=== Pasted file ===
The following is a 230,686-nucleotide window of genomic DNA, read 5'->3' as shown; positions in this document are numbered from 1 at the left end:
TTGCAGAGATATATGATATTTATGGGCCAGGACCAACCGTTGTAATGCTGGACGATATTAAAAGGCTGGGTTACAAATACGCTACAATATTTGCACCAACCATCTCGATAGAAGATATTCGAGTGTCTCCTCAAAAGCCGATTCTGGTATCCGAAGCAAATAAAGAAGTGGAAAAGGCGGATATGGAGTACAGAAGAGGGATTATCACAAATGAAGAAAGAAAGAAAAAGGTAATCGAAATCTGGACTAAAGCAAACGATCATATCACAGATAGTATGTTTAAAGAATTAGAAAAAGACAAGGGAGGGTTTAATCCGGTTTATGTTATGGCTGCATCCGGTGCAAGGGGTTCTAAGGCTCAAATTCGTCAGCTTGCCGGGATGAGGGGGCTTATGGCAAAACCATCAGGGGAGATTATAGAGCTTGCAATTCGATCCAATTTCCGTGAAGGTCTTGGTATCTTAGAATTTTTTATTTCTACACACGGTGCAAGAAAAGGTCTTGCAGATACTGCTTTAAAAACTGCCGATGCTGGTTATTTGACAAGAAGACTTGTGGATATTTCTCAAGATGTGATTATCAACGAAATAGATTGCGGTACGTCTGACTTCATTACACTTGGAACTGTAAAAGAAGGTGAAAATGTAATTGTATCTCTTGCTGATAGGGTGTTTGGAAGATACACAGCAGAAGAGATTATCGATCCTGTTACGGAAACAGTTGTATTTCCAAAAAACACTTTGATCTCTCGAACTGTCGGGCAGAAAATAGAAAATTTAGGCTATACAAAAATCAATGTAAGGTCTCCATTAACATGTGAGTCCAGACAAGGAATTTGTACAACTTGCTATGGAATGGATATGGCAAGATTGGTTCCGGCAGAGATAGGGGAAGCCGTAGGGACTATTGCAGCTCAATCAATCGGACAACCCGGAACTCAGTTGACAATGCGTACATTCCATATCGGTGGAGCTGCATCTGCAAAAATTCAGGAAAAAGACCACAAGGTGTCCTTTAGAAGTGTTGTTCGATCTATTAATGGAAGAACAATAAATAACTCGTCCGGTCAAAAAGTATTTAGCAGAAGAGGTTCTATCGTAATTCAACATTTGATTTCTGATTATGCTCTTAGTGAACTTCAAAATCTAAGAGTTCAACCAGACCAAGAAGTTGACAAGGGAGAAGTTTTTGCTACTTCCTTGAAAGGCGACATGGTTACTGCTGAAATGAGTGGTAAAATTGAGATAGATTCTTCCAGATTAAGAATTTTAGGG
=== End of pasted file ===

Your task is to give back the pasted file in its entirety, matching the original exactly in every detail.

The following is a 230,686-nucleotide window of genomic DNA, read 5'->3' as shown; positions in this document are numbered from 1 at the left end:
TTGCAGAGATATATGATATTTATGGGCCAGGACCAACCGTTGTAATGCTGGACGATATTAAAAGGCTGGGTTACAAATACGCTACAATATTTGCACCAACCATCTCGATAGAAGATATTCGAGTGTCTCCTCAAAAGCCGATTCTGGTATCCGAAGCAAATAAAGAAGTGGAAAAGGCGGATATGGAGTACAGAAGAGGGATTATCACAAATGAAGAAAGAAAGAAAAAGGTAATCGAAATCTGGACTAAAGCAAACGATCATATCACAGATAGTATGTTTAAAGAATTAGAAAAAGACAAGGGAGGGTTTAATCCGGTTTATGTTATGGCTGCATCCGGTGCAAGGGGTTCTAAGGCTCAAATTCGTCAGCTTGCCGGGATGAGGGGGCTTATGGCAAAACCATCAGGGGAGATTATAGAGCTTGCAATTCGATCCAATTTCCGTGAAGGTCTTGGTATCTTAGAATTTTTTATTTCTACACACGGTGCAAGAAAAGGTCTTGCAGATACTGCTTTAAAAACTGCCGATGCTGGTTATTTGACAAGAAGACTTGTGGATATTTCTCAAGATGTGATTATCAACGAAATAGATTGCGGTACGTCTGACTTCATTACACTTGGAACTGTAAAAGAAGGTGAAAATGTAATTGTATCTCTTGCTGATAGGGTGTTTGGAAGATACACAGCAGAAGAGATTATCGATCCTGTTACGGAAACAGTTGTATTTCCAAAAAACACTTTGATCTCTCGAACTGTCGGGCAGAAAATAGAAAATTTAGGCTATACAAAAATCAATGTAAGGTCTCCATTAACATGTGAGTCCAGACAAGGAATTTGTACAACTTGCTATGGAATGGATATGGCAAGATTGGTTCCGGCAGAGATAGGGGAAGCCGTAGGGACTATTGCAGCTCAATCAATCGGACAACCCGGAACTCAGTTGACAATGCGTACATTCCATATCGGTGGAGCTGCATCTGCAAAAATTCAGGAAAAAGACCACAAGGTGTCCTTTAGAAGTGTTGTTCGATCTATTAATGGAAGAACAATAAATAACTCGTCCGGTCAAAAAGTATTTAGCAGAAGAGGTTCTATCGTAATTCAACATTTGATTTCTGATTATGCTCTTAGTGAACTTCAAAATCTAAGAGTTCAACCAGACCAAGAAGTTGACAAGGGAGAAGTTTTTGCTACTTCCTTGAAAGGCGACATGGTTACTGCTGAAATGAGTGGTAAAATTGAGATAGATTCTTCCAGATTAAGAATTTTAGGG